Nassib Ghobril, the chief economist at Byblos Bank, one of Lebanon’s largest, said the government should focus on cutting wasteful costs and fighting corruption before imposing any new taxes including on banks.

“The 2019 budget was almost entirely focused on tax increases, with very shy and unconvincing attempts at reducing costs,” he said, noting that there were some 90 state institutions that could be decommissioned and thousands of unproductive “ghost jobs” in the public sector.

Ghobril pointed out that officials had also failed to make the largely symbolic move of slashing their own salaries, an issue which had been debated in cabinet but never took place.

There was some hope a lifeline would come in the form of $11bn pledged by donors at an international conference in France last year to shore up Lebanon’s economy, which is burdened by the third-highest debt to GDP ratio in the world.

However, the money is tied to spending cuts, reforms to the country’s crippled electricity sector – which costs the state approximately $2bn a year – and combating rampant corruption.

Widespread graft

Transparency International, an anti-corruption group, said graft is widespread in Lebanon and “permeates all levels of society”, with the country’s confessional power-sharing arrangement fueling “patronage networks and clientelism”.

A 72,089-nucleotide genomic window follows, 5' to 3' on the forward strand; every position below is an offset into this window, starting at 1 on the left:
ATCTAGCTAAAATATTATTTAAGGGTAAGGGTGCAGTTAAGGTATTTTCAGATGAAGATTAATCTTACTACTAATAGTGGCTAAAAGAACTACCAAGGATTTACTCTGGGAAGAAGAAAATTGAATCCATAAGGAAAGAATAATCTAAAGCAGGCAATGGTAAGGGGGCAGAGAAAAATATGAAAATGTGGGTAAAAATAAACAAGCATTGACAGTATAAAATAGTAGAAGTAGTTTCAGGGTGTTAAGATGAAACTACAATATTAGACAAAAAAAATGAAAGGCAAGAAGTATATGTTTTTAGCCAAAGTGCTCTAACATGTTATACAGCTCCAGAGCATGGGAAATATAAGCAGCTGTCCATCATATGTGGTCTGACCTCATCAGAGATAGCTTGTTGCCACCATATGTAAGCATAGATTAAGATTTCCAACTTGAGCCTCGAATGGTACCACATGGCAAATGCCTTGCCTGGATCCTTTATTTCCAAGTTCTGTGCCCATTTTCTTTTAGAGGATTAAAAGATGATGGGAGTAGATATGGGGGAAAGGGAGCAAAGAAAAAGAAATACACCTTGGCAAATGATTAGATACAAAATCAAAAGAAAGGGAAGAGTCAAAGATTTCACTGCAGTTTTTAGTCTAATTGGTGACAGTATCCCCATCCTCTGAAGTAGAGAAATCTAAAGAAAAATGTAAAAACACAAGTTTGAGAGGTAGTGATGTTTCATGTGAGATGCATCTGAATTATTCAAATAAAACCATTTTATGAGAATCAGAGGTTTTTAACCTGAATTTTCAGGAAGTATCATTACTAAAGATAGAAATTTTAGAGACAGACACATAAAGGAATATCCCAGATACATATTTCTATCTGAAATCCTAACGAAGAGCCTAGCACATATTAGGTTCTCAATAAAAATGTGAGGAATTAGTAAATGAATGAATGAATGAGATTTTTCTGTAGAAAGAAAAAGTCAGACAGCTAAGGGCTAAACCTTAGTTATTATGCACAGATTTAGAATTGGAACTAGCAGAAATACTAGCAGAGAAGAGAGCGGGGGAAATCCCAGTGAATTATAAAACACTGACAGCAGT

However, the Lebanese government has little to show in terms of progress in fighting graft a year later.

“These reforms are problematic because they are based on expenditures not exceeding revenues,” Chalak said. “This doesn’t work because, in a capitalist system, all growth is debt-driven, whether for a small business or a country; today’s debt is covered by tomorrows growth and profits. So, not only are you causing hardship currently, you’re also hurting future growth.”

If the current state of affairs continues, Chalak sees pressures on the state’s currency – pegged to the dollar for over two decades – increasing, and the state’s finances falling further into disarray, though he does not envision a devaluation of the currency in the near future, nor does he see a bailout by the International Monetary Fund as necessary.